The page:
Agile as a buzzword has been humming around the corporate world for nearly 15 years. What management board would not want to be seen as quick, nimble and alive to all possibilities when it comes to driving their business forward, especially in a period of increased competition?
So it is not surprising agile methods are becoming more and more popular as organisations seek to respond faster and more effectively to an increasing pace of change, especially in the way they manage projects that produce new products or improved ways of working.
Originally conceived as a means of better managing software development, agile methods involve breaking a project into a series of steps known as sprints, rapidly testing work and holding daily meetings or scrums to review progress. Close collaboration among team members and with those who have commissioned the work is also an important feature of agile project management.
Agile techniques have a lot in common with well-established lean and six sigma methodologies, which are widely used in manufacturing to hone production processes by eliminating waste and making continuous, small improvements.
Agile methods involve breaking a project into a series of steps known as sprints, rapidly testing work and holding daily meetings or scrums to review progress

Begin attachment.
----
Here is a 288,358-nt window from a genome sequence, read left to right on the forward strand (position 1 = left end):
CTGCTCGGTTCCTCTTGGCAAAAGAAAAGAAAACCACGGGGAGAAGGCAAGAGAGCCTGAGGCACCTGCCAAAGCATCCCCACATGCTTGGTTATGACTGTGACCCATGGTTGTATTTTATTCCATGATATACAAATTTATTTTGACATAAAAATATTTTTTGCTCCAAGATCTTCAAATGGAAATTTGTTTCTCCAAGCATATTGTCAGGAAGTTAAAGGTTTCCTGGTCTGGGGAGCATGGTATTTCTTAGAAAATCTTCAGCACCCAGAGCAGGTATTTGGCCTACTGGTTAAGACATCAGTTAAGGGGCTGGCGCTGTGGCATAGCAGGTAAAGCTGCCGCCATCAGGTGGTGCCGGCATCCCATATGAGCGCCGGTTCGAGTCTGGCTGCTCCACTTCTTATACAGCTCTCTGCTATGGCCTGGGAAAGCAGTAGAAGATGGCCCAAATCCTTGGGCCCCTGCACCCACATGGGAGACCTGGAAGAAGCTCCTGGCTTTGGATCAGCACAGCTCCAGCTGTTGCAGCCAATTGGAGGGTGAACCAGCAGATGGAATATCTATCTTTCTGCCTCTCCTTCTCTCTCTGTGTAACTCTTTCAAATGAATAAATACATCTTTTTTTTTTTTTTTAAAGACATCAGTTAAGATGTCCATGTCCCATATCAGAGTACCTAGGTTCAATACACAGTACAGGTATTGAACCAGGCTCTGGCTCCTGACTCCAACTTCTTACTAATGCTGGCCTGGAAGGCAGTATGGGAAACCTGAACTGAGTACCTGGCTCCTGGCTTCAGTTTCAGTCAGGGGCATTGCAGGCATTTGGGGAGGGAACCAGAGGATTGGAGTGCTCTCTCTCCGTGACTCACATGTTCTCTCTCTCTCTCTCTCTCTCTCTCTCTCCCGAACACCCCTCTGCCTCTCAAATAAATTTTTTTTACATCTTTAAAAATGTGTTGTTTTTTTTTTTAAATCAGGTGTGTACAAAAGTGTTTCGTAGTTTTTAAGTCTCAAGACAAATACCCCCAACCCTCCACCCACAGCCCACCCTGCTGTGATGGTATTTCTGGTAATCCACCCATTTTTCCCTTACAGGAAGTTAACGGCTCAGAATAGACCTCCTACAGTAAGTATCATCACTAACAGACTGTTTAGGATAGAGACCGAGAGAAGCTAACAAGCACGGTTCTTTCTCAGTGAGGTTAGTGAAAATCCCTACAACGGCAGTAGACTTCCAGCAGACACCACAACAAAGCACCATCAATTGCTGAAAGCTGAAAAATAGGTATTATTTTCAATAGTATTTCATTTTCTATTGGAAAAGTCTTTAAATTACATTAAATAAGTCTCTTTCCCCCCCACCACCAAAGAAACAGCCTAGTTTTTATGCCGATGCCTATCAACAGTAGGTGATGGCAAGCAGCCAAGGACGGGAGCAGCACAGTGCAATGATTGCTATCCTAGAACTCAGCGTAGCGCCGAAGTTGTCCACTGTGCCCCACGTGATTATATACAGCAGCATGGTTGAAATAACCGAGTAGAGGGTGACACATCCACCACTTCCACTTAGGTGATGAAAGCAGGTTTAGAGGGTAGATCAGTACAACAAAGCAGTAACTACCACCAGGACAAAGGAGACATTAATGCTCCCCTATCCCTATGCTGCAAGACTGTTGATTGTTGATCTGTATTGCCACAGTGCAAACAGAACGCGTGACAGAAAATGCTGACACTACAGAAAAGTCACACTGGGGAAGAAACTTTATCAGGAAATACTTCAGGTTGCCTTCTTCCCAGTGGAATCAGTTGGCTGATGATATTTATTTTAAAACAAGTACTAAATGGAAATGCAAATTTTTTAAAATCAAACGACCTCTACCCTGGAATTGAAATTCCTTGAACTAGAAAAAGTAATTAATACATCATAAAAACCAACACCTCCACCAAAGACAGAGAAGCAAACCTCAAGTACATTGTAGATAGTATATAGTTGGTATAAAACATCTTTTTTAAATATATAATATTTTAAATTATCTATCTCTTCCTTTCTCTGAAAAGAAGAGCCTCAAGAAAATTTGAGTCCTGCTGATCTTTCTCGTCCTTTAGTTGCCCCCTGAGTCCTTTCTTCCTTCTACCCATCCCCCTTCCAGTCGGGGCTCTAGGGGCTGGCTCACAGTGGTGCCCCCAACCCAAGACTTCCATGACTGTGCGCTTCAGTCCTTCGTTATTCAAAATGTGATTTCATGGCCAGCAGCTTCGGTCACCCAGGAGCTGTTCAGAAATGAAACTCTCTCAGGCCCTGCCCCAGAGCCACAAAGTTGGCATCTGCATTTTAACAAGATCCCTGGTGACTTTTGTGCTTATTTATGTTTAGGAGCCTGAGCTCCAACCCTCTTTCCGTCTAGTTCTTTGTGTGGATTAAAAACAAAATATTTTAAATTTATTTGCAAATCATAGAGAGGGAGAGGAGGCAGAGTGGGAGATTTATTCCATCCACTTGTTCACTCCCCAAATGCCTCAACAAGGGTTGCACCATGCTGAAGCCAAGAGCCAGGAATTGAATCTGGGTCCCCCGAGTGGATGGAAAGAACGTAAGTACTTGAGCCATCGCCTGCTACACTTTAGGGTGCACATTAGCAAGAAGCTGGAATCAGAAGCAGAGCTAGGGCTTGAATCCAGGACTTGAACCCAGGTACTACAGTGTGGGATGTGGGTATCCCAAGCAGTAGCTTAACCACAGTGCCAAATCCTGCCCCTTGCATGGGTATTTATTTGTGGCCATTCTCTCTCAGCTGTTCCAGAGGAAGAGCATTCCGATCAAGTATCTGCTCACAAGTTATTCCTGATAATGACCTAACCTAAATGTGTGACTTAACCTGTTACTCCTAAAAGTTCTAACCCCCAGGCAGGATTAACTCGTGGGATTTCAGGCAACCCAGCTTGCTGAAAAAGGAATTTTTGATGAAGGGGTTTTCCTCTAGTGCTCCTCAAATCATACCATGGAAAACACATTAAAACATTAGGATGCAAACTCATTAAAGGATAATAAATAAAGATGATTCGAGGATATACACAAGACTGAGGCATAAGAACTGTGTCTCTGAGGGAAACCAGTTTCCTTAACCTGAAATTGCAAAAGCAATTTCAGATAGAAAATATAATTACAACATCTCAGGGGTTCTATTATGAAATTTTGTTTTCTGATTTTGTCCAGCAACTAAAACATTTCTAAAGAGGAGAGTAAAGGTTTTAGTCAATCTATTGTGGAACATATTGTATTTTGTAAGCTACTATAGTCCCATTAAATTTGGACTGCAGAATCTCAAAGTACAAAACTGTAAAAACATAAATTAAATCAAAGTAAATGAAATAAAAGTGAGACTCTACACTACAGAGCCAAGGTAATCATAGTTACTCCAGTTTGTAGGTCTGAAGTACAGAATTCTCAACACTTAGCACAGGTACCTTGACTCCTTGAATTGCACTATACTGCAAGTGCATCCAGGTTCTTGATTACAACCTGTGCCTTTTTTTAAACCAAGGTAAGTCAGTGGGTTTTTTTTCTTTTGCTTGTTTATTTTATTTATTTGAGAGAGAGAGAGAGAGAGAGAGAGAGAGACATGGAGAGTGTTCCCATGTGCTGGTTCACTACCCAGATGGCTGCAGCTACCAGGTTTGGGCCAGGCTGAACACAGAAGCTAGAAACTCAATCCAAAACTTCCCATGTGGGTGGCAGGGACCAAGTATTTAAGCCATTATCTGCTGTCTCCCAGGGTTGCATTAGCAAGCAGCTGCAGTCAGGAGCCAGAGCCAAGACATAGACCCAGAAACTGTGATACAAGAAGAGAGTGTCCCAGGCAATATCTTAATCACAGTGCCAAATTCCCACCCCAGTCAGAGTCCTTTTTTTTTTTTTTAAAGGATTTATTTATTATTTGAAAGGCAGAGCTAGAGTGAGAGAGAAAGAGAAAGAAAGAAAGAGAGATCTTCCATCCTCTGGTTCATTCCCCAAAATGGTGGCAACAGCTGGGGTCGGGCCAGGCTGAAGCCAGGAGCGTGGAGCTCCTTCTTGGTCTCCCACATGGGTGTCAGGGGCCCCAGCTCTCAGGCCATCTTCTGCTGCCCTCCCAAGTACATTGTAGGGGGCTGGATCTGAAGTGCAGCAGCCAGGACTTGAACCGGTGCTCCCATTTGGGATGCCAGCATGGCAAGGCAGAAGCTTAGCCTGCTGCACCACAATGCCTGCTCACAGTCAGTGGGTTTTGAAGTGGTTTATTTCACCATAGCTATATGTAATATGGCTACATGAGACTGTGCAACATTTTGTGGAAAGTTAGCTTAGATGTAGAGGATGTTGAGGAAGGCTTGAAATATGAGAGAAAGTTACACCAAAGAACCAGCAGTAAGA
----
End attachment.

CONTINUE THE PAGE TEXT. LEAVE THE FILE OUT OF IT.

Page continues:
Although large high-tech companies such as Google, Microsoft and IBM have adopted agile to develop their products, up until now agile has been regarded as best suited to small, entrepreneurial organisations because of the high degree of co-operation and quick reworking involved in projects that use the methodology.
IBM’s vice president of rational product development and customer support, Harish Grama, is a firm believer that with the right processes, tools and discipline, larger enterprises have a lot to gain from adopting agile. “As you increase team size and distribution, even in different buildings, you need better tools that give you the same notion of putting Post-its on a whiteboard,” he says.
Organisations that have project personnel spread across different locations might have several scrums working together, co-ordinated by a so-called scrum of scrums, consisting of representatives from the other scrums. In this way groups of scrums can work independently, but still be directed centrally.
But it requires careful co-ordination. “On our current project we do cross-team planning every three months face to face. We define a backlog [list of tasks] for three months and iteration-level planning for the next iteration, so that every team knows what they are working on,” explains Sunit Parekh of ThoughtWorks, a developer of agile software tools.
Others are more sceptical. “Scrum is the most popular agile technique, but it doesn’t scale well. And while scrum improves the effectiveness of individual teams, productivity gains fall off sharply on large projects with many teams,” observes John Walker, director of technical marketing at software company Perforce.
Nowhere is the need for more agile thinking greater than in the UK public sector, which not only manages some of the biggest IT projects in the country, but has also overseen some of its costliest failures. Many of these development programmes, such as the NHS Connecting for Health project, which was halted at a cost of £20 billion, were poorly managed and proved too inflexible to adapt to changes in technology and user-needs without incurring huge extra costs.